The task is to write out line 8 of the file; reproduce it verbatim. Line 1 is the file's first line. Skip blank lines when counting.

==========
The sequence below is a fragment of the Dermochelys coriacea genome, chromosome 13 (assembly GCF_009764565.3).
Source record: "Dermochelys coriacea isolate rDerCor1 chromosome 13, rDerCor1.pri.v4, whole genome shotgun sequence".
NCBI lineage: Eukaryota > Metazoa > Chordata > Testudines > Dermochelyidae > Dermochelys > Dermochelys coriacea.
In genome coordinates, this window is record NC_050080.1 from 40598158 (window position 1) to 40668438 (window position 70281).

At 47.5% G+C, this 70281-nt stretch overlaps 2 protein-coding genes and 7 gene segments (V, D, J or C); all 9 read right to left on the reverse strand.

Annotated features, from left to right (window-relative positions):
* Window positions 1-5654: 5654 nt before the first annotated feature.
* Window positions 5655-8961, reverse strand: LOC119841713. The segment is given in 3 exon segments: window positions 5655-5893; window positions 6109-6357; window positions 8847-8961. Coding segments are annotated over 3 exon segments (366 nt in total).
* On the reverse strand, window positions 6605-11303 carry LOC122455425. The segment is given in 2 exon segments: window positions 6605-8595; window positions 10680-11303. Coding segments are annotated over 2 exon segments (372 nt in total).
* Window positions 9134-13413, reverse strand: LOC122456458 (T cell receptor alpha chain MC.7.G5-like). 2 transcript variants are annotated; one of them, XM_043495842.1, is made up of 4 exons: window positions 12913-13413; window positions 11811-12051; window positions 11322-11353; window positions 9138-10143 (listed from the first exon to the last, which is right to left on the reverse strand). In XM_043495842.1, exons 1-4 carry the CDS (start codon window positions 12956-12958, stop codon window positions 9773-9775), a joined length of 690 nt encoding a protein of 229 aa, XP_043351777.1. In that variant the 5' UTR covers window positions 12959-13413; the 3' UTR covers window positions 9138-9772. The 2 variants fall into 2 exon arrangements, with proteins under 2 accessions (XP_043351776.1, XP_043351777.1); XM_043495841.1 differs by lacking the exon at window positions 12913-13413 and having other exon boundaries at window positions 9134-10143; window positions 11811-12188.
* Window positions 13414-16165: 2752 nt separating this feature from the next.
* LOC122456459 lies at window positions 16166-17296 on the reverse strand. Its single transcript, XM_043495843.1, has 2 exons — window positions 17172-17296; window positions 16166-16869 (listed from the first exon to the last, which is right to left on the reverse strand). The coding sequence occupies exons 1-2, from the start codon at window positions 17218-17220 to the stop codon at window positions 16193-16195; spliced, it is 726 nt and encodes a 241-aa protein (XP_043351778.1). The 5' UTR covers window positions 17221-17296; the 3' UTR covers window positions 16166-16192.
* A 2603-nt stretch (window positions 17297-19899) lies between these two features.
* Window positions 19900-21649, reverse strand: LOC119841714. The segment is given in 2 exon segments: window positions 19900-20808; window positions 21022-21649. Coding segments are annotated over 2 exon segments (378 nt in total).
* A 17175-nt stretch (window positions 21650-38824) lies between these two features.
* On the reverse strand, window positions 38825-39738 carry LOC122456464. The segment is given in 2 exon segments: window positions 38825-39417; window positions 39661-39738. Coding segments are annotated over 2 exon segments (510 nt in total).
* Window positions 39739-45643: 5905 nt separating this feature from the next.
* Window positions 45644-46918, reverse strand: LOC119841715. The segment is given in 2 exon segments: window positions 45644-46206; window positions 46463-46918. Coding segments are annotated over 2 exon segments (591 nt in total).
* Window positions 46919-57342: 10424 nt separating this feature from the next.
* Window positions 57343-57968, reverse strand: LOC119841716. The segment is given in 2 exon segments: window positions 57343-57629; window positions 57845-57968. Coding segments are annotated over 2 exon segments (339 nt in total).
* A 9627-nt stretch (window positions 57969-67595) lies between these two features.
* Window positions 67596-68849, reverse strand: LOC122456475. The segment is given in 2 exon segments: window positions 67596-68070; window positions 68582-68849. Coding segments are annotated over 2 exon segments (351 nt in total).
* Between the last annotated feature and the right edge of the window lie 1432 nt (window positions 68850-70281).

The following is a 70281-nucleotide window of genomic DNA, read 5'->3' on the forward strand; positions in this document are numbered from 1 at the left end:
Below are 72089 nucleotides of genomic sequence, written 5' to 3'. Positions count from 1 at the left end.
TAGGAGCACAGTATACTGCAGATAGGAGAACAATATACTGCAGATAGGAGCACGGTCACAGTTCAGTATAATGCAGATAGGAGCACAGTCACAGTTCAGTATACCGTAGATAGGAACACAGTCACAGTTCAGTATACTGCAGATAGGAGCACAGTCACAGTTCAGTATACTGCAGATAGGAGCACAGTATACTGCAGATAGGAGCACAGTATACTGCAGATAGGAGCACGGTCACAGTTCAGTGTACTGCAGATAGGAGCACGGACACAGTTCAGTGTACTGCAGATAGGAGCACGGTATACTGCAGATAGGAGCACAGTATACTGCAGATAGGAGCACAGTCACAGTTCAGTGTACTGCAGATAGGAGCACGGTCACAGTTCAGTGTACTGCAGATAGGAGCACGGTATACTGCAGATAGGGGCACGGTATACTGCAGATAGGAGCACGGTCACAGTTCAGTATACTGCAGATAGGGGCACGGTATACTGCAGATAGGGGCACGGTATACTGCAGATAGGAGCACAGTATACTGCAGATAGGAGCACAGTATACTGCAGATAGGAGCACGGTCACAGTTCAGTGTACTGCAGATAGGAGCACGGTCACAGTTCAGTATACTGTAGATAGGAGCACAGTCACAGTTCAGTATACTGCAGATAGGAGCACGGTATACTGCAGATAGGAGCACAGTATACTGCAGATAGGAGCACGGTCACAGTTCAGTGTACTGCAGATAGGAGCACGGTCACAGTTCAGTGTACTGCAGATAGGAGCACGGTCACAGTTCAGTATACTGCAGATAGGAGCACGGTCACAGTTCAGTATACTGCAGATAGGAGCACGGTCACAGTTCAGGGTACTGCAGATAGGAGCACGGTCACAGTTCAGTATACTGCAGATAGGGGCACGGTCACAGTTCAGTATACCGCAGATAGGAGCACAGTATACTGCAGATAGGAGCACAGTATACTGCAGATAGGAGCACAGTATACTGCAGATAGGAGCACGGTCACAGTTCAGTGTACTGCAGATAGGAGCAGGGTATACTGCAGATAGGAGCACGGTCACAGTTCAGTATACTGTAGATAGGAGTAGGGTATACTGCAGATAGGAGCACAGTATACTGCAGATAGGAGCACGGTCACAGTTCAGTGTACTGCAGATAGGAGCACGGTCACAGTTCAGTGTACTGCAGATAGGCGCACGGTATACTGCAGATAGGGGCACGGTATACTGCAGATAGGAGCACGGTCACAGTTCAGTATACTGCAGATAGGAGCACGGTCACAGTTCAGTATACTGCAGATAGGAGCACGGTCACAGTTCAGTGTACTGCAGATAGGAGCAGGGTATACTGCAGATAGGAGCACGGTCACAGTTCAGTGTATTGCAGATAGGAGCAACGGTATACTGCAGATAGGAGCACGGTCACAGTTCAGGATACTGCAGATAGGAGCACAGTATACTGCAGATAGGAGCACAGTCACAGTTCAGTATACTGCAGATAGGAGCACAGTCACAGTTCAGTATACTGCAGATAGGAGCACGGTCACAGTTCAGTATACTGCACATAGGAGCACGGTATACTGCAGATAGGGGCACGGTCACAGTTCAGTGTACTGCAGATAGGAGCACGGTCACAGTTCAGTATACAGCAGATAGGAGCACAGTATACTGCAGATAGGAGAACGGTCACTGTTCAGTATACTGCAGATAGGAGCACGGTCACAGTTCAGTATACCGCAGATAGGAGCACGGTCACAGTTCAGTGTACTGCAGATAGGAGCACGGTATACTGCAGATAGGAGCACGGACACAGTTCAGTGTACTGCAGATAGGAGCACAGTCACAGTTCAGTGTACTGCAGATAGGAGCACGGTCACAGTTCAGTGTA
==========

* Window positions 5655-8961, reverse strand: LOC119841713. The segment is given in 3 exon segments: window positions 5655-5893; window positions 6109-6357; window positions 8847-8961. Coding segments are annotated over 3 exon segments (366 nt in total).